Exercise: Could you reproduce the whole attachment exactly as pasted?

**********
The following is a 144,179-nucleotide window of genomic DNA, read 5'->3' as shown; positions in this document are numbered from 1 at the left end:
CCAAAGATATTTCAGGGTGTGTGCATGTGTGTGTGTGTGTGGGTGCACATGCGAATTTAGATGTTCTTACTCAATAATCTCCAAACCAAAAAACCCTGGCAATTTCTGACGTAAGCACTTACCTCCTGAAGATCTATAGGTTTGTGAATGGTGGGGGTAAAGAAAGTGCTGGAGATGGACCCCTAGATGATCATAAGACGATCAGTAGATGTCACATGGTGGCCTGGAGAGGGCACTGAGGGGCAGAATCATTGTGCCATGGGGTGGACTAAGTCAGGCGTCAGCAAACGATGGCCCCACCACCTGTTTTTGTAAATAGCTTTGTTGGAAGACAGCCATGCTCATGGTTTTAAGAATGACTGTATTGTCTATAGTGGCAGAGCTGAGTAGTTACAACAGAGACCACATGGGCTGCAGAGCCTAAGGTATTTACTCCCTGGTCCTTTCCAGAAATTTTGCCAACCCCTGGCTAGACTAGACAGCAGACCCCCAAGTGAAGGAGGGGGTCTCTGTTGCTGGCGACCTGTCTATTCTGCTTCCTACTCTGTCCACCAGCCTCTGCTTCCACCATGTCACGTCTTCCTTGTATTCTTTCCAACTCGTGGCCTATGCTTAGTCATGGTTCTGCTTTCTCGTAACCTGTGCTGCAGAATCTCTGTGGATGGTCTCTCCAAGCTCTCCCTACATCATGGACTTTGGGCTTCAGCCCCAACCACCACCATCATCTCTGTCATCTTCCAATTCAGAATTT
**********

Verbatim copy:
The following is a 144,179-nucleotide window of genomic DNA, read 5'->3' as shown; positions in this document are numbered from 1 at the left end:
CCAAAGATATTTCAGGGTGTGTGCATGTGTGTGTGTGTGTGGGTGCACATGCGAATTTAGATGTTCTTACTCAATAATCTCCAAACCAAAAAACCCTGGCAATTTCTGACGTAAGCACTTACCTCCTGAAGATCTATAGGTTTGTGAATGGTGGGGGTAAAGAAAGTGCTGGAGATGGACCCCTAGATGATCATAAGACGATCAGTAGATGTCACATGGTGGCCTGGAGAGGGCACTGAGGGGCAGAATCATTGTGCCATGGGGTGGACTAAGTCAGGCGTCAGCAAACGATGGCCCCACCACCTGTTTTTGTAAATAGCTTTGTTGGAAGACAGCCATGCTCATGGTTTTAAGAATGACTGTATTGTCTATAGTGGCAGAGCTGAGTAGTTACAACAGAGACCACATGGGCTGCAGAGCCTAAGGTATTTACTCCCTGGTCCTTTCCAGAAATTTTGCCAACCCCTGGCTAGACTAGACAGCAGACCCCCAAGTGAAGGAGGGGGTCTCTGTTGCTGGCGACCTGTCTATTCTGCTTCCTACTCTGTCCACCAGCCTCTGCTTCCACCATGTCACGTCTTCCTTGTATTCTTTCCAACTCGTGGCCTATGCTTAGTCATGGTTCTGCTTTCTCGTAACCTGTGCTGCAGAATCTCTGTGGATGGTCTCTCCAAGCTCTCCCTACATCATGGACTTTGGGCTTCAGCCCCAACCACCACCATCATCTCTGTCATCTTCCAATTCAGAATTT